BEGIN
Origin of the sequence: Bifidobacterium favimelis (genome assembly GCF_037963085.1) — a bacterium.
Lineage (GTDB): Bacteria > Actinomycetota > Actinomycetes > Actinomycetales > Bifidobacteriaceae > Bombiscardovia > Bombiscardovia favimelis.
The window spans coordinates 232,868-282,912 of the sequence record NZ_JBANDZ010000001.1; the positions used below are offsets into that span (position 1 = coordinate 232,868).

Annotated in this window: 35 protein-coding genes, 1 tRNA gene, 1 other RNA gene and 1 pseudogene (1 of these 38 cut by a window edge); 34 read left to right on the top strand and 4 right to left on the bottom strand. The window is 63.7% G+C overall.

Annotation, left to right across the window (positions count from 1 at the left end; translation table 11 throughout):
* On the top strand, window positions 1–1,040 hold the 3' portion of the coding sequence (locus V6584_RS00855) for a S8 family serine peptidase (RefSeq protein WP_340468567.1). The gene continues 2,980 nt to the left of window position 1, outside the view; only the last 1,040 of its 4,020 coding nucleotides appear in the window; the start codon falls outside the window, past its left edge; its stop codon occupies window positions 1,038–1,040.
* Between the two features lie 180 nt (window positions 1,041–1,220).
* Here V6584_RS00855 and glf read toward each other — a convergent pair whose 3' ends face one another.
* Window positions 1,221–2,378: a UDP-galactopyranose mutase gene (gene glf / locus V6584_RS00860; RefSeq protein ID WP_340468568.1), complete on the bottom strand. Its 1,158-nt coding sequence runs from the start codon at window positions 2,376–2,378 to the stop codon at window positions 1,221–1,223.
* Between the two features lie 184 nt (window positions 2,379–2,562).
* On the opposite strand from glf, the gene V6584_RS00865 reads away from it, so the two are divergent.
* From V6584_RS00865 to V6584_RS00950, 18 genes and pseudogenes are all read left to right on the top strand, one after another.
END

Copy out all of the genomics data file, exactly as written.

Origin of the sequence: Bifidobacterium favimelis (genome assembly GCF_037963085.1) — a bacterium.
Lineage (GTDB): Bacteria > Actinomycetota > Actinomycetes > Actinomycetales > Bifidobacteriaceae > Bombiscardovia > Bombiscardovia favimelis.
The window spans coordinates 232,868-282,912 of the sequence record NZ_JBANDZ010000001.1; the positions used below are offsets into that span (position 1 = coordinate 232,868).

Annotated in this window: 35 protein-coding genes, 1 tRNA gene, 1 other RNA gene and 1 pseudogene (1 of these 38 cut by a window edge); 34 read left to right on the top strand and 4 right to left on the bottom strand. The window is 63.7% G+C overall.

Annotation, left to right across the window (positions count from 1 at the left end; translation table 11 throughout):
* On the top strand, window positions 1–1,040 hold the 3' portion of the coding sequence (locus V6584_RS00855) for a S8 family serine peptidase (RefSeq protein WP_340468567.1). The gene continues 2,980 nt to the left of window position 1, outside the view; only the last 1,040 of its 4,020 coding nucleotides appear in the window; the start codon falls outside the window, past its left edge; its stop codon occupies window positions 1,038–1,040.
* Between the two features lie 180 nt (window positions 1,041–1,220).
* Here V6584_RS00855 and glf read toward each other — a convergent pair whose 3' ends face one another.
* Window positions 1,221–2,378: a UDP-galactopyranose mutase gene (gene glf / locus V6584_RS00860; RefSeq protein ID WP_340468568.1), complete on the bottom strand. Its 1,158-nt coding sequence runs from the start codon at window positions 2,376–2,378 to the stop codon at window positions 1,221–1,223.
* Between the two features lie 184 nt (window positions 2,379–2,562).
* On the opposite strand from glf, the gene V6584_RS00865 reads away from it, so the two are divergent.
* From V6584_RS00865 to V6584_RS00950, 18 genes and pseudogenes are all read left to right on the top strand, one after another.